33 Facts About Donald Sinden


Donald Sinden then became highly regarded as an award-winning Shakespearean and West End theatre actor and television sitcom star, winning the 1977 Evening Standard Award for Best Actor for King Lear, and starring in the sitcoms Two's Company and Never the Twain.


Donald Sinden was born in St Budeaux, Plymouth, Devon on 9 October 1923, the middle child of chemist Alfred Edward Donald Sinden and his wife Mabel Agnes.


Donald Sinden made his first stage appearance at the amateur Brighton Little Theatre in 1941, stepping into a part in place of his cousin Frank, who had been called up to war and so was unable to appear.


In 1942, in Hove, Donald Sinden befriended Lord Alfred Douglas, who had been Oscar Wilde's lover.


Donald Sinden is believed to have been the last surviving person to have known Douglas.


Donald Sinden became associated with his character of "Benskin" in the Doctor film series as the duffel-coated medical student, regularly failing his finals and spending most of his time chasing pretty nurses, accompanied by his trade-mark "wolf-growl".


Donald Sinden was the recipient of several "audience-based" awards during this period, including "The actor who made most progress during 1954".


Donald Sinden has usually been left, crestfallen and jilted, in the last reel.


Donald Sinden was a leading figure in the campaign to found the Theatre Museum in London's Covent Garden in the 1980s.


In 2007, Donald Sinden embarked on a UK, European and American theatre tour to talk about his life, work and anecdotes in An Evening with.


Donald Sinden sought and received advice about the character's costume and mannerisms in the role from the Regency novelist Georgette Heyer.


In 2013, Donald Sinden presented a documentary series called Great West End Theatres, which describes the history and stories associated with each of 40 London theatres.


Sir Donald Sinden has been let loose and the effect is enchanting beyond belief.


Donald Sinden appeared in ITV's 1960 adaptation of The Mystery of Edwin Drood, starring as John Jasper.


Donald Sinden was cast in the role of an English butler, Robert, to Elaine Stritch's American character, Dorothy.


Stritch and Donald Sinden sang the theme tune for the opening credits to the programme, which received a BAFTA nomination.


In 1979, Donald Sinden presented a documentary series on BBC2, Discovering English Churches inspired by his grandfather's architectural drawings and watercolours.


From 1981, Donald Sinden starred in the Thames Television situation comedy, Never the Twain.


Donald Sinden played snooty antiques dealer Simon Peel who lived next door to a competitor Oliver Smallbridge.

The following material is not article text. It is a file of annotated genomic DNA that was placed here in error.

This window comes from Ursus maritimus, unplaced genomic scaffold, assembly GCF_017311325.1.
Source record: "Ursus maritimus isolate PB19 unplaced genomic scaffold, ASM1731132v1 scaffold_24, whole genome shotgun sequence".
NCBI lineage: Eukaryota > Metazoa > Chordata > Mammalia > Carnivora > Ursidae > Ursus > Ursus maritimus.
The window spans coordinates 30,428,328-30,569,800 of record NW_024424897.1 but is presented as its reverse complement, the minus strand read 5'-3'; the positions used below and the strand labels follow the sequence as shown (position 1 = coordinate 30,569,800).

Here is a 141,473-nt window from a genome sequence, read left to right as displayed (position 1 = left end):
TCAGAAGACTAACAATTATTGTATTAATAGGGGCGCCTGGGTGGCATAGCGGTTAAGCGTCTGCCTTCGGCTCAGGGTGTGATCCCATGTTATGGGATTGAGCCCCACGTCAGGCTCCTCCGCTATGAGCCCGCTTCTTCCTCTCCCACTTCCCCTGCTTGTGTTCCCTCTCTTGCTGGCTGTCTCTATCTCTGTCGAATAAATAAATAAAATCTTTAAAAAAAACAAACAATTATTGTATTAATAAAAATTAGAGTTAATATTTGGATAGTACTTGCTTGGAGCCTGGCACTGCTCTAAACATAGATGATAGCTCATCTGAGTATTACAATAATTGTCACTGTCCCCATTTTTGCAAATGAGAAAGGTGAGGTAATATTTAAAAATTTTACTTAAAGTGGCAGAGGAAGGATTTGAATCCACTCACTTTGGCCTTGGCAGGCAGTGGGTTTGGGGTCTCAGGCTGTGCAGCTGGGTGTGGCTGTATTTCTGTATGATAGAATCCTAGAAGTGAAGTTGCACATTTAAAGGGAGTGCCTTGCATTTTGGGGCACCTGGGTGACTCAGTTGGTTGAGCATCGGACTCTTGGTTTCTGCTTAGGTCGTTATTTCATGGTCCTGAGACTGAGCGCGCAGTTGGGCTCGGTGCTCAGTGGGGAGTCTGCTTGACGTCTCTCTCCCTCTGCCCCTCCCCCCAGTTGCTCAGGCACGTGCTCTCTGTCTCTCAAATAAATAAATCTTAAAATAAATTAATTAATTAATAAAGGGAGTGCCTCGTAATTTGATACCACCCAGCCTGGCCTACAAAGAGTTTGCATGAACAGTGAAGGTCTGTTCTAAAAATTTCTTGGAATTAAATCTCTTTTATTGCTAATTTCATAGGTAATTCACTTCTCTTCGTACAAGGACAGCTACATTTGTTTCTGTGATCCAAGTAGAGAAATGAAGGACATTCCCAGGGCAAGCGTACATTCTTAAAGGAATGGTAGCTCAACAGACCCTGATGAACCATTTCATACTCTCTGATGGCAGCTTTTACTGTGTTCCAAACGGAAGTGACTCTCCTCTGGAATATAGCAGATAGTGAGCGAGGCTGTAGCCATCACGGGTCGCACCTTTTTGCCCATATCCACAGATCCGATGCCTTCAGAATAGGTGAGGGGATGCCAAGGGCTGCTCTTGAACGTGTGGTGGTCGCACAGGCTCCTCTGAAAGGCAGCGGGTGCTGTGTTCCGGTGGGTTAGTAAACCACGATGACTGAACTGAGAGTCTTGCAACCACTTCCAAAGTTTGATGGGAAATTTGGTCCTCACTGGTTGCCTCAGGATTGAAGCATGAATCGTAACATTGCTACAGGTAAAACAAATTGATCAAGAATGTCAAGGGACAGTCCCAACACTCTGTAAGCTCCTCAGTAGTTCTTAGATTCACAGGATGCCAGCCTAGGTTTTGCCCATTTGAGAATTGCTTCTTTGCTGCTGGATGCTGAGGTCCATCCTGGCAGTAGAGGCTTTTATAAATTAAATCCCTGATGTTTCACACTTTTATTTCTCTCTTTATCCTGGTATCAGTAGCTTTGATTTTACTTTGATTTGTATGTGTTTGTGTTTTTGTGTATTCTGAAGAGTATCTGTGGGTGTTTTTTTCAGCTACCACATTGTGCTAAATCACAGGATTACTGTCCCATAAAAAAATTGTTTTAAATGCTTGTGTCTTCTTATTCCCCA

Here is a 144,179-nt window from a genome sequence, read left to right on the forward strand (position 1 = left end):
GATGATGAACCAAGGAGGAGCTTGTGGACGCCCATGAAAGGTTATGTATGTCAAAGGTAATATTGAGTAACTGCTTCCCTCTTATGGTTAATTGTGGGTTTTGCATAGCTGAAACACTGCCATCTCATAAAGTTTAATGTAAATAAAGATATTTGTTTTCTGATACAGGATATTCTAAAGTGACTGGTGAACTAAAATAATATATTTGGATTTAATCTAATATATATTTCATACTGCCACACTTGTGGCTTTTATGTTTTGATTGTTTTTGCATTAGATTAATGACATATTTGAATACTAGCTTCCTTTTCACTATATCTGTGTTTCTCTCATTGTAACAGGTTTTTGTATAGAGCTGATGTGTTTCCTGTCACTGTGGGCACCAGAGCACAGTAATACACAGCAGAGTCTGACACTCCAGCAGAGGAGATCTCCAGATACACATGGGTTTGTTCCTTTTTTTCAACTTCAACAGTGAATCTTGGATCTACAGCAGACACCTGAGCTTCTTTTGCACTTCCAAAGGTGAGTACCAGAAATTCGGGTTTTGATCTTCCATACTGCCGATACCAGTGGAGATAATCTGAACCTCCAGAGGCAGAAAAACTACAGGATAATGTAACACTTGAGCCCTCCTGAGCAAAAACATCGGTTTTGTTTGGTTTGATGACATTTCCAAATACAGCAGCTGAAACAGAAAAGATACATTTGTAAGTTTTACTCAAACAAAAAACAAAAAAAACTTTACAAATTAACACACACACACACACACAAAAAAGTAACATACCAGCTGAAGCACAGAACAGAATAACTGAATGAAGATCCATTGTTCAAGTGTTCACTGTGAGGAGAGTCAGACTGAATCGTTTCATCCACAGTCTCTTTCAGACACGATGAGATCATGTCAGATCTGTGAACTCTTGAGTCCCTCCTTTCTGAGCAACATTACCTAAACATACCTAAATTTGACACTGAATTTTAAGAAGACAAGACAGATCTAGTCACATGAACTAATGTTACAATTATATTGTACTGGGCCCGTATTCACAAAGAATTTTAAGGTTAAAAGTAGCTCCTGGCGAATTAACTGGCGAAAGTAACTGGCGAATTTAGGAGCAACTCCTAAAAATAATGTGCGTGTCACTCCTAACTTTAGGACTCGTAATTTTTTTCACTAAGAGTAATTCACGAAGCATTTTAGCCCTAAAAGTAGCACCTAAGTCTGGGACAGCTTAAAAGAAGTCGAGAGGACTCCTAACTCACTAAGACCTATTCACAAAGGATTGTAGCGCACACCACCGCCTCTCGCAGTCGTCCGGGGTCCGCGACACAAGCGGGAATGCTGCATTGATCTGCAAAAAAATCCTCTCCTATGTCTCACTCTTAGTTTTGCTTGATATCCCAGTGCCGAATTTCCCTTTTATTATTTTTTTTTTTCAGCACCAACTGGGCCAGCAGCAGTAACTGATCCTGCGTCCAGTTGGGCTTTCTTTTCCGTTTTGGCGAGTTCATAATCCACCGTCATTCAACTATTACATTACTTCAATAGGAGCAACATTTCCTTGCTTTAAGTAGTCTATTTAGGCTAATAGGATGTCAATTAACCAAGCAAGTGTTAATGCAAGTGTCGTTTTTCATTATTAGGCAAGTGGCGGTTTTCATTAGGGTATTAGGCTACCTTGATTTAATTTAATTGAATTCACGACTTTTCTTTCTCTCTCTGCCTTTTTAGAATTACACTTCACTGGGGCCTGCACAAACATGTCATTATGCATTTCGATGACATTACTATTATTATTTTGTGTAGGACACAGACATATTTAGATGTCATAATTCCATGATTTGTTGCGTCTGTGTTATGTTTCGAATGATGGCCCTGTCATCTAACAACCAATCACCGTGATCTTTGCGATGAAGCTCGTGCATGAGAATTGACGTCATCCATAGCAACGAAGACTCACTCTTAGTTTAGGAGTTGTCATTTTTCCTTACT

One episode in 1990 had Donald Sinden being literally picked up by two police officers who were played by his own actor sons, Jeremy and Marc.


Donald Sinden was the subject of an extended edition of This Is Your Life in 1985 when he was surprised by Eamonn Andrews while filming on location in Surrey.


Donald Sinden was regularly spoofed on Spitting Image, the 1980s British satirical television programme in which famous people were lampooned by caricatured latex puppets.


Donald Sinden starred in the Walt Disney Productions family film The Island at the Top of the World, playing Sir Anthony Ross, which was filmed at Disney's studios in Burbank, California.


Donald Sinden voiced the reader in the BBC radio production of Agatha Christie's The Adventure of the Christmas pudding.


Donald Sinden wrote two autobiographical volumes: A Touch of the Memoirs and Laughter in the Second Act, edited the Everyman Book of Theatrical Anecdotes, wrote a book to coincide with his BBC TV series The English Country Church and a collection of "epitaphs and final utterances" titled The Last Word.


Donald Sinden was appointed Commander of the Order of the British Empire in 1979 and knighted in 1997.


Donald Sinden became a Fellow of the Royal Society of Arts in 1966 and received the Freedom of the City of London in 1997.


Sir Donald Sinden, he said he had worked out that, apart from "gaps before the next job started", he had only had a total of five weeks' unemployment between 1942 and 2008.


Donald Sinden was honorary president of the Garden Suburb Theatre, an amateur theatre group based in Hampstead Garden Suburb where he was resident from 1954 until 1997.


Donald Sinden received, posthumously, the Gielgud Award for Excellence in the Dramatic Arts at the Guildhall, London, during the 2014 Theatre Awards UK ceremony held on 19 October.


Donald Sinden was married to the actress Diana Mahony from 3 May 1948 until her death from stomach cancer aged 77 on 22 September 2004.


Donald Sinden died at his home in Wittersham on the Isle of Oxney, Kent, on 12 September 2014, aged 90, from prostate cancer diagnosed several years earlier.


An honorary life member and trustee of the Garrick Club in London, which he joined in 1960, Donald Sinden was cremated in a coffin painted in the club's 'salmon and cucumber' colours.